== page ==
Nevertheless, the military campaign has begun to provoke strong pressures from some of the government's staunchest civilian supporters. Three right-wing parties, including the venerable National Party, have taken a stand against the state of siege, and an influential conservative leader, Francisco Bulnes, resigned last week from a governmental political committee.

Several informed observers said these defections were matched by differences within the government over Pinochet's policies. Interior Minister Sergio Onofre Jarpa, who attempted last year to negotiate a political plan with centrist opposition parties, has assured several diplomats and politicians that he continues to favor plans for political liberalization and is supported by large sectors of the armed forces.

Opposition leaders have seized on the signs of trouble within the right as evidence that Pinochet has suffered a "political defeat" for his policies. However, traditional conservative sectors remain unwilling to join the opposition cause, largely because of fears that a return to full democracy could allow a repeat of the Marxist government overthrown by the military in 1973.

"We didn't want this to be a regime of former Nicaraguan dictator Anastasio Somoza, and every day it looks a little more like Soaza," said Andres Allermand, the leader of the rightist Movement of National Union, a party created last year at the instigation of Jarpa. "But at the same time, we don't want to be with the Sandinistas."

While describing the government as trapped, opposition leaders concede that their position has also deteriorated. Although centrist and leftist fronts are continuing to plan demonstrations, last week's failed protests indicated that their movement has neither the organizational strength nor the public support to defy a military crackdown.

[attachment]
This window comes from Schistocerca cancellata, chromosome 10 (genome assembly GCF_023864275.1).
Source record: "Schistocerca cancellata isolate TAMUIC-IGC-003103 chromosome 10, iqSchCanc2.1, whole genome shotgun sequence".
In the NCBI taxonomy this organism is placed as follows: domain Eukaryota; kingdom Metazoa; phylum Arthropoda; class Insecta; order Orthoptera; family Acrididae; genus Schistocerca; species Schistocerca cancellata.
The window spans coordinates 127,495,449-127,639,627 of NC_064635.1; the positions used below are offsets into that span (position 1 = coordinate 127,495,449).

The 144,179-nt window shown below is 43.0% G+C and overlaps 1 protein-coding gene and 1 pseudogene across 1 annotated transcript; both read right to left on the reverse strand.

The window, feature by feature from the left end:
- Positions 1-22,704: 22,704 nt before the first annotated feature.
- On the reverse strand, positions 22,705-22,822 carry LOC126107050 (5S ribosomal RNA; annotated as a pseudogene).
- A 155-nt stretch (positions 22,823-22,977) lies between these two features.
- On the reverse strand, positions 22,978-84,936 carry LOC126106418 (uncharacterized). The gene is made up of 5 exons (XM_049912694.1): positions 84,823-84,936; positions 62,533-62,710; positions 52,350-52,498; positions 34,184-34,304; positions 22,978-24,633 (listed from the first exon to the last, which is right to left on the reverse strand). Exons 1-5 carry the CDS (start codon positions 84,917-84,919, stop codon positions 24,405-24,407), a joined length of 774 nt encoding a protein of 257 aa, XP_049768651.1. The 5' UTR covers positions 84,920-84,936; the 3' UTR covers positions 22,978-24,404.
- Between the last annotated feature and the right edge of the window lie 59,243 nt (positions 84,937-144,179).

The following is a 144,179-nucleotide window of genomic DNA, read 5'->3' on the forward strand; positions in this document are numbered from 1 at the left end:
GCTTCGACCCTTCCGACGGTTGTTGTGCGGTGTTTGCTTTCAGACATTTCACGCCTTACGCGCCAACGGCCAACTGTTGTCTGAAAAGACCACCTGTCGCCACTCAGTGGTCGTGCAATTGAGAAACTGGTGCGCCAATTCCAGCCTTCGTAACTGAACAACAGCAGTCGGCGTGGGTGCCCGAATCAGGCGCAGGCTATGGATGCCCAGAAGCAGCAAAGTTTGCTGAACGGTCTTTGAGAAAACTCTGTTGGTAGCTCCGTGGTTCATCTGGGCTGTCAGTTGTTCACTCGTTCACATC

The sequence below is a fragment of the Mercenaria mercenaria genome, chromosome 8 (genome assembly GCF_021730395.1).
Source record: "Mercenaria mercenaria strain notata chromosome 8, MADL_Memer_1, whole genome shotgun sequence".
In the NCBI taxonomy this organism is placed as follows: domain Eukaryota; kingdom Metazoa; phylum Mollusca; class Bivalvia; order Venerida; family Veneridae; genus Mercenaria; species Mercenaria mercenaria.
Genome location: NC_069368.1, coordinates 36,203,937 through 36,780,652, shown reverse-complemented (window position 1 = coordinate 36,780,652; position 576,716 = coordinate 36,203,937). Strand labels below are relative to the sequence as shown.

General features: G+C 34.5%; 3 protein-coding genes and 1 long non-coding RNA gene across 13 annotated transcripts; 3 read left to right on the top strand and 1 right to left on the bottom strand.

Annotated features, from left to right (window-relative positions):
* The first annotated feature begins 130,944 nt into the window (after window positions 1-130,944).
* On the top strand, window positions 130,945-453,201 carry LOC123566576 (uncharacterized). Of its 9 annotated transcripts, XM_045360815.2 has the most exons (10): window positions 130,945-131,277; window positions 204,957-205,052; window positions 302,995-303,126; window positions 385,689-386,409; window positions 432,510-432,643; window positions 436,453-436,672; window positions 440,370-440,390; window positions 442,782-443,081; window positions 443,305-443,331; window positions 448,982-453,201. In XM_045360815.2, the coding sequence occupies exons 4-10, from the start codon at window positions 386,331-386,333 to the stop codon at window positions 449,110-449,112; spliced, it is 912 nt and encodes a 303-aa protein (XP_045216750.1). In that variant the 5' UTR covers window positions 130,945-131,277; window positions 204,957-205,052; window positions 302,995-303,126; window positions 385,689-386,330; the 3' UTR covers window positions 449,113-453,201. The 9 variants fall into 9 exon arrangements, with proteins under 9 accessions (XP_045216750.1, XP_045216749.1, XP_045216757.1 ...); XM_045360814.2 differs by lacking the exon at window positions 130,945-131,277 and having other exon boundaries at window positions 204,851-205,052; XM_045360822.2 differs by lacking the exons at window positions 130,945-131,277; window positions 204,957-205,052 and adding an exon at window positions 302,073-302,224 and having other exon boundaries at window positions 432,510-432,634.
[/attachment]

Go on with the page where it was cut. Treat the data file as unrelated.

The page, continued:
Moreover, even the threat of a state of siege has failed to mend deep divisions among centrist and leftist parties. A month ago, opposition leaders announced that they were completing a "constitutional pact" establishing a clear alternative to continued military rule. They now concede that the project has collapsed because of the refusal of leftist and rightist parties to sign.

U.S. officials and some government supporters say the only peaceful solution to the political impasse is a renewed government move toward political transition that wins at least tacit acceptance from the centrist opposition.

The Marxist left would necessarily be excluded from such a process, which would all but recreate the U.S.-backed center-right alliance that debilitated the rule of Socialist Salvador Allende before the coup.

However, both Pinochet and his opposition rejected such schemes last year, and their architect, Jarpa, has lost credibility even among the government's supporters. In a luncheon meeting last week with visiting U.S. Deputy Assistant Secretary of State James Michel, Democratic Alliance leaders insisted, according to Lagos, that "dialogue with Pinochet is impossible."

Both rightist and opposition politicians say they believe Pinochet will be obliged to lift the state of siege and ease the crackdown in the coming months. But few believe the political conflict is near solution.

"This is like giving morphine to the sick patient," said Allermand of the state of siege. "It just makes the situation worse."